The Indian coronavirus variant has cast plans to ease restrictions in the UK into some doubt, amid multiple reports this morning that the government is drawing up contingency plans to either implement local lockdowns or delay the full unlocking on 21 June.
The B.1.617.2 variant, which is expected to become the dominant strain of coronavirus in the UK within days, is more transmissible than the previously dominant Kent variant, but we do not yet know by how much. Early indications are that vaccines are effective against it, but again, we don’t have a full picture of that effectiveness, as Matt Hancock said at the despatch box yesterday.
These unknowns make things difficult for the government. The prevailing mood among Conservative MPs, as among many members of the public, is simply that once the vulnerable are vaccinated, there is no case against opening up. The medical consensus, meanwhile, is that we are inevitably heading for a third wave of cases in the summer if things unlock fully, but its potential severity when the most vulnerable have already been vaccinated is much less clear.
Even before the Indian variant was causing increased concern, the BMJ warned of the possibility of a spike in hospitalisations and deaths as the virus spread much more rapidly among an only partially vaccinated population. The warning was made on the basis of multiple reasons, not so much to do with vulnerable people declining the vaccine as immunisation failures among those who had had the vaccine and a small proportion of the large number of young unvaccinated people who catch the virus falling seriously ill.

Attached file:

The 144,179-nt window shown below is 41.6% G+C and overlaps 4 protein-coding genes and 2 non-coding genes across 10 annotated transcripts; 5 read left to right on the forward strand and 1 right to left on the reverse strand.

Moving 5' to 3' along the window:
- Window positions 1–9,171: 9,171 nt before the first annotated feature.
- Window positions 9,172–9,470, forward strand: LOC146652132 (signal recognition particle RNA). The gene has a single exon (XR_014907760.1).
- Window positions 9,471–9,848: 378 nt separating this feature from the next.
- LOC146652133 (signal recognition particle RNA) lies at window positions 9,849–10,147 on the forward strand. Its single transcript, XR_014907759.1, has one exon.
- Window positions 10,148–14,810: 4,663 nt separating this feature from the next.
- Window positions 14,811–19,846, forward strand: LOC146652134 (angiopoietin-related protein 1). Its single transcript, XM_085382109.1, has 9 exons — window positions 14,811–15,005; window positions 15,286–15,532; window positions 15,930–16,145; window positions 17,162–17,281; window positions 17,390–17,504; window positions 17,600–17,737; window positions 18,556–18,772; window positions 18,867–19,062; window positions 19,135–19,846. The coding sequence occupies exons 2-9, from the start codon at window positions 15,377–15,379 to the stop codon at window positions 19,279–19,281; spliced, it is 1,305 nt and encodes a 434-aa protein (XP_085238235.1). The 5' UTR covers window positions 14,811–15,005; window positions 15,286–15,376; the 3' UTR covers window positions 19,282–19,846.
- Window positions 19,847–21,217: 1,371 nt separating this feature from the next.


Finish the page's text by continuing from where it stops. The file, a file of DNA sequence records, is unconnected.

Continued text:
The government’s priority, as ever, is to avoid a situation where so many coronavirus patients are in hospital at once that the NHS is unable to deliver other crucial healthcare. Without exact information about the transmissibility of the Indian variant and the effectiveness of vaccines against it, it is drawing up contingency plans to protect against the health service being overwhelmed, which would be a risk if the Indian variant’s transmissibility was sufficiently high.
While that remains unlikely, but not impossible, the current discussion reveals the uncomfortable decisions the government faces as we attempt to find a permanent path out of the pandemic. No one expects the risk from coronavirus to be entirely eradicated before we go back to normal. But that means the government has to answer a more delicate question about how much risk it does want the population to bear, and how many hospitalisations – and, indeed, deaths – it is willing to accommodate before everyone has been vaccinated.